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Cool Thoughts on the Present Situation
(May 7, 2006) Another week, another 25-year high for gold versus the dollar. Gold has now gained $425 in 5 years, $150 of that in the past eight weeks. $850 seems in sight, a level last reached in 1980, a time of surging oil prices and, yes, some sort of trouble between the US and Iran.
(We borrowed our own headline today from a pamphlet that Ben Franklin wrote and published in 1764. He was writing cool-headedly about the then-current ‘hot’ topic in Pennsylvania, the controversy over governance of that commonwealth by the Proprietors of Pennsylvania. Amidst his ‘cool thoughts,’ he blasted the Penn family, and argued for the overturn of their proprietorship in favor of Crown rule via royal charter.)

Gold prices rise, surge, soar, go ballistic, set new records. Time Magazine runs a 2-page article about gold. The New York Times Sunday May 7th Business section puts Jim Sinclair and his gold on the cover. CNBC and the rest of the financial press have discovered gold and commodities. Gold is seemingly everywhere.

Gold, you might gather from all the news, is quite active. But, as we have long asserted, gold is inert, brilliant, incorruptible, and ultimately, passive. Gold doesn’t “go” anywhere. The currencies that gold is measured against are what’s moving – and the trend is downward.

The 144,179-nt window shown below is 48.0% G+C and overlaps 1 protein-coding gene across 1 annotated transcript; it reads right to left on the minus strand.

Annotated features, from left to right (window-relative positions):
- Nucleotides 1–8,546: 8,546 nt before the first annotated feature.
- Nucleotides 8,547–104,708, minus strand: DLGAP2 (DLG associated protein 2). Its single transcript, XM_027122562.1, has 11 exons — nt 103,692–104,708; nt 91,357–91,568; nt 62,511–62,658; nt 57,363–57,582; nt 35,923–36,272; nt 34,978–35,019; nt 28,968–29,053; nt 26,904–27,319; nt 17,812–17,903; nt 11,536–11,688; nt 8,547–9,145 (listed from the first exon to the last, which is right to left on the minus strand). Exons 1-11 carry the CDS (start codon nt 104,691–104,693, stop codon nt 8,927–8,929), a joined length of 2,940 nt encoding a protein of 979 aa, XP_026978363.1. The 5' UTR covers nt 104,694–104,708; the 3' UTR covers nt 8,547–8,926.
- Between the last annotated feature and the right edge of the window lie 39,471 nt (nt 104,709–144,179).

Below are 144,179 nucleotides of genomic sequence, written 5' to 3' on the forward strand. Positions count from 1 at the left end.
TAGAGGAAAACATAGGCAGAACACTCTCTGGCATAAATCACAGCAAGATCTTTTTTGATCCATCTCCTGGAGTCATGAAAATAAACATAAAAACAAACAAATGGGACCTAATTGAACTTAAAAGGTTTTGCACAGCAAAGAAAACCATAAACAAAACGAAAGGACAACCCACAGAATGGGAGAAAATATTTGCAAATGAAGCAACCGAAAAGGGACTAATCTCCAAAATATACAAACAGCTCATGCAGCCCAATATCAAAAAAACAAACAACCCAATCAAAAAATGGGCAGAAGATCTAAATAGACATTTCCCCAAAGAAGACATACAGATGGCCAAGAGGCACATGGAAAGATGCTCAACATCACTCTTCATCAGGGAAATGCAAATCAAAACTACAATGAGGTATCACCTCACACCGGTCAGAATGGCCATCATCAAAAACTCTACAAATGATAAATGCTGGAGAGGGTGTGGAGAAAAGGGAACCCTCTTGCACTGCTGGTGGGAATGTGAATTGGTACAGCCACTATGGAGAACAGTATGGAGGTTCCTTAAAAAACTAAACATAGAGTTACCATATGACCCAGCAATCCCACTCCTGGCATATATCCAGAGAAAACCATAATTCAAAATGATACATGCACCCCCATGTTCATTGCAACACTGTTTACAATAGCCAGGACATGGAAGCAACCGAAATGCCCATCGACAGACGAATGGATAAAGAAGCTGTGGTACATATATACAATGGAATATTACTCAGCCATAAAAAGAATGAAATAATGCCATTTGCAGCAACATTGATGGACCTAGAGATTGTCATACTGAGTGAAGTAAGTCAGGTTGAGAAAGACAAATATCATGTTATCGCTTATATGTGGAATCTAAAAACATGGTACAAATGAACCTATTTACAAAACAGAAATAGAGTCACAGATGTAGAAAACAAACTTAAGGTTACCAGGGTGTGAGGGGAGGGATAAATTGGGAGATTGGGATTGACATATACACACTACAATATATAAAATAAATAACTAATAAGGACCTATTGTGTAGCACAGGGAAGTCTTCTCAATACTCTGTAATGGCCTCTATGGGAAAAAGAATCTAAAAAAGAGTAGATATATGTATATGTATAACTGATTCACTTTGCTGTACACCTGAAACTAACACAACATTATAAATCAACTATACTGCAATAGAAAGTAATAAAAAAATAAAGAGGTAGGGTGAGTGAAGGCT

Randall Forsyth in his “Up and Down Wall Street” column in the May 8th edition of Barron’s spoke of our falling dollar, and the bind that our weak currency will put on other nations’ efforts in the export game. In short, no country wants their own currency to be too strong relative to others:

“But other countries will resist the virtue of a strong currency being forced on them because they don’t want to be the wallflower at the global party. That leaves only one currency that can’t be compromised: gold, which Friday hit $686.50 an ounce for the nearby futures contract, up from $519 at the turn on the year.”

The global ‘race to the bottom’ among currencies shows that the weakening value of fiat money is not simply a matter of undisciplined spending or legislative indifference. There are legitimate issues of national interest in the trade wars which mean that the various fiat currencies of the world will always trend downward.

History shows that sometimes it happens slowly, and sometimes quickly, but fiat currencies (money created by order of the state) inevitably turn to dust.